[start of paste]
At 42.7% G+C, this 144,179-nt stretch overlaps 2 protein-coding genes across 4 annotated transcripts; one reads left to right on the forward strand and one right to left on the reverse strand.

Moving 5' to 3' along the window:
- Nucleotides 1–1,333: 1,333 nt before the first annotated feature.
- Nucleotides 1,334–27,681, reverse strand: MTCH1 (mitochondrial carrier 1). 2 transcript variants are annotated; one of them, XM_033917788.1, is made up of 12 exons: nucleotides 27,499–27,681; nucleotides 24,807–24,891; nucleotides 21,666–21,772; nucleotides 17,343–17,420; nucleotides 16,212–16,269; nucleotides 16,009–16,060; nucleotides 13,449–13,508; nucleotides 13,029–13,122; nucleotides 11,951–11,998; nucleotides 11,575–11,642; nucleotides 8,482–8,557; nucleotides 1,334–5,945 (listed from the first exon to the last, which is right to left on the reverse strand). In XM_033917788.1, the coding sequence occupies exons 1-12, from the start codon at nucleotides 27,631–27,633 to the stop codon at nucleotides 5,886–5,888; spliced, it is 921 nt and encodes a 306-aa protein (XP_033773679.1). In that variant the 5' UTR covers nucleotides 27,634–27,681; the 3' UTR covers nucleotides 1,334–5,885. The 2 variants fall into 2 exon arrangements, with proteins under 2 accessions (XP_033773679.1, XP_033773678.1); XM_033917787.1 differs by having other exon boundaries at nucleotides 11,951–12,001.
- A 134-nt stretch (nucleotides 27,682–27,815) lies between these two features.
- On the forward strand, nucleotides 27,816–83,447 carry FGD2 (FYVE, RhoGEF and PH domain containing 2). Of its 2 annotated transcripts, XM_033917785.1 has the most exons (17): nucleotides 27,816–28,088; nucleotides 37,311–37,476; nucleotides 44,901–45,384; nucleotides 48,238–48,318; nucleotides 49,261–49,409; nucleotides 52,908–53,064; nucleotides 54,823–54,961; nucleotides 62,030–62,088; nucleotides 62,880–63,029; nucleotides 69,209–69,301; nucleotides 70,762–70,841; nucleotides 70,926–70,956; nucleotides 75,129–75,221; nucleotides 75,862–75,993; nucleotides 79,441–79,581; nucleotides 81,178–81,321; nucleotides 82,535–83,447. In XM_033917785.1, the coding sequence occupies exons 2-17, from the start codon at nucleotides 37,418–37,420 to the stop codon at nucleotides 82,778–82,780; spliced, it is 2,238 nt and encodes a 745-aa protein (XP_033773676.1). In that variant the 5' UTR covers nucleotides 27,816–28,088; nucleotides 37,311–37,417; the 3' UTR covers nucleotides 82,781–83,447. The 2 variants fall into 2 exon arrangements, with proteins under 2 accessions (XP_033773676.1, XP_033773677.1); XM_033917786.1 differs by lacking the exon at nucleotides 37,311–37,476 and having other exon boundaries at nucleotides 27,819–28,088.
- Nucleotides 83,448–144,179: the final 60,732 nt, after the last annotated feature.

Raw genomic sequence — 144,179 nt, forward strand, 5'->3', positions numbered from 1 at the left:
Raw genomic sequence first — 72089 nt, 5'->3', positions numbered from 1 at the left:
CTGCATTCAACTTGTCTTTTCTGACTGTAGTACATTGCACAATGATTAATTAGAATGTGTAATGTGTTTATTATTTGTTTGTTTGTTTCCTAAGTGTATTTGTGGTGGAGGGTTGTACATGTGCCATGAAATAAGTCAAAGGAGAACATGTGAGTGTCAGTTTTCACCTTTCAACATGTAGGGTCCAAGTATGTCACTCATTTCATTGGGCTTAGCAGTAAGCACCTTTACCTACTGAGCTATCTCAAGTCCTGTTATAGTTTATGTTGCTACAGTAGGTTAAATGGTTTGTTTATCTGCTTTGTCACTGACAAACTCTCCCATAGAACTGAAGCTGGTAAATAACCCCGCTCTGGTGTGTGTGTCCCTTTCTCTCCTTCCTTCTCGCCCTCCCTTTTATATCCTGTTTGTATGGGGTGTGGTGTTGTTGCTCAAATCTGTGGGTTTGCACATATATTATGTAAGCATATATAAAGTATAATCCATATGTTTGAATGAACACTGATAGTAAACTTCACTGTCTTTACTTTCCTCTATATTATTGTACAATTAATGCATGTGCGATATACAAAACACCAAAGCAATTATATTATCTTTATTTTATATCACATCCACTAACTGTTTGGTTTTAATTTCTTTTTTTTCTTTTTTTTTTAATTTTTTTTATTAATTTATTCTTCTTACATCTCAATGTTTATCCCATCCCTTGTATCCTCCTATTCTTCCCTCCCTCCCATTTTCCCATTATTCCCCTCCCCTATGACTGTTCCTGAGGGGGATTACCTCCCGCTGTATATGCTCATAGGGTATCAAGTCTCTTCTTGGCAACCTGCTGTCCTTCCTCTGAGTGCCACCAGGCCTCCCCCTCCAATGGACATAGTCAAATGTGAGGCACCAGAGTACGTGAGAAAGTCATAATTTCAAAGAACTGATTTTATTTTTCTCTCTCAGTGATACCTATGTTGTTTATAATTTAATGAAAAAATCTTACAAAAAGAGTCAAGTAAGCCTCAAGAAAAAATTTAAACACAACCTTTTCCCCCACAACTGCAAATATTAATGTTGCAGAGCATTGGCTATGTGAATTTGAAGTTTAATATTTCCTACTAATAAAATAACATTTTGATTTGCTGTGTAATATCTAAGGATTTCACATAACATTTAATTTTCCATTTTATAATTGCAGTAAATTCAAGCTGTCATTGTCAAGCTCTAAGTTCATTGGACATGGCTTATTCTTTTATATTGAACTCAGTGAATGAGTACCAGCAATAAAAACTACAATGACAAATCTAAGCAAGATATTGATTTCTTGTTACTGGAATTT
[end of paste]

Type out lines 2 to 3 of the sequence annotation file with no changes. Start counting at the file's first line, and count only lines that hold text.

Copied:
Moving 5' to 3' along the window:
- Nucleotides 1–1,333: 1,333 nt before the first annotated feature.